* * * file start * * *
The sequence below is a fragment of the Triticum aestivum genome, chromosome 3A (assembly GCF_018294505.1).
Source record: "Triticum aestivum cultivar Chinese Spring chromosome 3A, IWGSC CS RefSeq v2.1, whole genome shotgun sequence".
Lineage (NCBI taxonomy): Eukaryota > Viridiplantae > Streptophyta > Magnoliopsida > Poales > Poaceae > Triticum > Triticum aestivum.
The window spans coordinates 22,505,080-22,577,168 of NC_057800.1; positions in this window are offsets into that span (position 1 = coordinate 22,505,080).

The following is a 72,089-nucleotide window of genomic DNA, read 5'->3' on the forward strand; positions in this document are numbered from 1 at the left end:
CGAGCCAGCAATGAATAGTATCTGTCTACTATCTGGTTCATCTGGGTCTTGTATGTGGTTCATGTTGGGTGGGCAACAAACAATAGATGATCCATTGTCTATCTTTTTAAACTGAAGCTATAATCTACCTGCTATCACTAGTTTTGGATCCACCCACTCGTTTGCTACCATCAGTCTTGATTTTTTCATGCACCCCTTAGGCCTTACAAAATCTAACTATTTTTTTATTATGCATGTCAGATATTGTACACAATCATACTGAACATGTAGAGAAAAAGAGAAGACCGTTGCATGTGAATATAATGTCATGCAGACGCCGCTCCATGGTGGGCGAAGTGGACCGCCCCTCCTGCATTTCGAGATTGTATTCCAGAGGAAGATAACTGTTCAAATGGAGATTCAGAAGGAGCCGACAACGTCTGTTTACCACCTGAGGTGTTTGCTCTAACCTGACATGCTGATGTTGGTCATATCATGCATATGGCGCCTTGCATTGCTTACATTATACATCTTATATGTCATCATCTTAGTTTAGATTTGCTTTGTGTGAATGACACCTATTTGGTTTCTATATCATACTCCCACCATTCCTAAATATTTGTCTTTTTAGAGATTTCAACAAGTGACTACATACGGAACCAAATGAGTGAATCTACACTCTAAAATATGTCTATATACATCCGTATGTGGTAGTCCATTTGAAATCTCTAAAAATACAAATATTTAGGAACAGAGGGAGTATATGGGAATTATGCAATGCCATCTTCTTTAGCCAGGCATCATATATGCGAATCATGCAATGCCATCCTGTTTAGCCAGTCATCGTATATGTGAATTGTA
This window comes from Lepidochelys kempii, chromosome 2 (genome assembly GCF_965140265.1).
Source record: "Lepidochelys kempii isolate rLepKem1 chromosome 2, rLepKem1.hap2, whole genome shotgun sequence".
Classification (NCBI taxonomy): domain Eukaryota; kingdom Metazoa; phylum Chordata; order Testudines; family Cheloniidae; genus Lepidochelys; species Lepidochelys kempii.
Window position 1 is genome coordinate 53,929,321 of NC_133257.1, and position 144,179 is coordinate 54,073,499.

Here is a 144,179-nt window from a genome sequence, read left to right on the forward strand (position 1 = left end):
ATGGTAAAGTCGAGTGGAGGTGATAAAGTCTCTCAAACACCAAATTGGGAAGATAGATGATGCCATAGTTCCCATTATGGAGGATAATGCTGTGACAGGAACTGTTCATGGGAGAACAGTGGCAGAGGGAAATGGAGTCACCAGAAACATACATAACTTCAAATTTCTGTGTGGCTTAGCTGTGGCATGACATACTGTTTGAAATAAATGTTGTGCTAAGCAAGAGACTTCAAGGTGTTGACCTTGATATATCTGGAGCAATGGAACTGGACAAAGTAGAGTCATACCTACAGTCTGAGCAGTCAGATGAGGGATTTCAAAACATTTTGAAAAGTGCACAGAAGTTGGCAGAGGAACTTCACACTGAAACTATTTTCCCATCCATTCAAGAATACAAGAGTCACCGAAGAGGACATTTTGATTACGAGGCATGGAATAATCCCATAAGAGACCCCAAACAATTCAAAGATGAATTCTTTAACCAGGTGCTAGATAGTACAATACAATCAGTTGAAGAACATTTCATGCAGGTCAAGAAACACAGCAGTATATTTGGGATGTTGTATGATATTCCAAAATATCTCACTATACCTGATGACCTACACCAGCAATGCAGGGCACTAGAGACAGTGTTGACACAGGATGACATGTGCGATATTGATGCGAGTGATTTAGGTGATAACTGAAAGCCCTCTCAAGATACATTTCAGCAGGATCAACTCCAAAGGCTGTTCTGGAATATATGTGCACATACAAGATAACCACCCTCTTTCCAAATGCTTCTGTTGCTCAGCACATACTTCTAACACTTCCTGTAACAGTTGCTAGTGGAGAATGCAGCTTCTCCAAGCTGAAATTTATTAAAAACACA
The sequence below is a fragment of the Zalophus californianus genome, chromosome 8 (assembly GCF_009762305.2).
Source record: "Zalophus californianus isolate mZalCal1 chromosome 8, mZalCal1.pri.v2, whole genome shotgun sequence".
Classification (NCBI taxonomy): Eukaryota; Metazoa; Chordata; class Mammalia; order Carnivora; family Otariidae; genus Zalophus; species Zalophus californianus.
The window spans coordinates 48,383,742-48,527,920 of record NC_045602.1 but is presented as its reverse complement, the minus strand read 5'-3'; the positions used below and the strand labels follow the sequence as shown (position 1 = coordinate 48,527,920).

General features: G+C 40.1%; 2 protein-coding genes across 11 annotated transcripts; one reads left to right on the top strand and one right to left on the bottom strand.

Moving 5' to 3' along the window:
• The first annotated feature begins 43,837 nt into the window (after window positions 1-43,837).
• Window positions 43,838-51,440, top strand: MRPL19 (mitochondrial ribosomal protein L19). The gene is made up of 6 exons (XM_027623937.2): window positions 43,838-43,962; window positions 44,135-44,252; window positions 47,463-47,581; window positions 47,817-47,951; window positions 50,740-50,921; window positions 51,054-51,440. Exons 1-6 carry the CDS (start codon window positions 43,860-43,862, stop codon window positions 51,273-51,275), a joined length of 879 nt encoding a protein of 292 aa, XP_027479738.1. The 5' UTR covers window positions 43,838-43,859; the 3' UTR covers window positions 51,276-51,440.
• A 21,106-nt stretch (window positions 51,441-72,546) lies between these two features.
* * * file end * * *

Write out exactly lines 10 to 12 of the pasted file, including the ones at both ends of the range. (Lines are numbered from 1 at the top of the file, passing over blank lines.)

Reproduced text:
Window position 1 is genome coordinate 53,929,321 of NC_133257.1, and position 144,179 is coordinate 54,073,499.

Here is a 144,179-nt window from a genome sequence, read left to right on the forward strand (position 1 = left end):
ATGGTAAAGTCGAGTGGAGGTGATAAAGTCTCTCAAACACCAAATTGGGAAGATAGATGATGCCATAGTTCCCATTATGGAGGATAATGCTGTGACAGGAACTGTTCATGGGAGAACAGTGGCAGAGGGAAATGGAGTCACCAGAAACATACATAACTTCAAATTTCTGTGTGGCTTAGCTGTGGCATGACATACTGTTTGAAATAAATGTTGTGCTAAGCAAGAGACTTCAAGGTGTTGACCTTGATATATCTGGAGCAATGGAACTGGACAAAGTAGAGTCATACCTACAGTCTGAGCAGTCAGATGAGGGATTTCAAAACATTTTGAAAAGTGCACAGAAGTTGGCAGAGGAACTTCACACTGAAACTATTTTCCCATCCATTCAAGAATACAAGAGTCACCGAAGAGGACATTTTGATTACGAGGCATGGAATAATCCCATAAGAGACCCCAAACAATTCAAAGATGAATTCTTTAACCAGGTGCTAGATAGTACAATACAATCAGTTGAAGAACATTTCATGCAGGTCAAGAAACACAGCAGTATATTTGGGATGTTGTATGATATTCCAAAATATCTCACTATACCTGATGACCTACACCAGCAATGCAGGGCACTAGAGACAGTGTTGACACAGGATGACATGTGCGATATTGATGCGAGTGATTTAGGTGATAACTGAAAGCCCTCTCAAGATACATTTCAGCAGGATCAACTCCAAAGGCTGTTCTGGAATATATGTGCACATACAAGATAACCACCCTCTTTCCAAATGCTTCTGTTGCTCAGCACATACTTCTAACACTTCCTGTAACAGTTGCTAGTGGAGAATGCAGCTTCTCCAAGCTGAAATTTATTAAAAACACA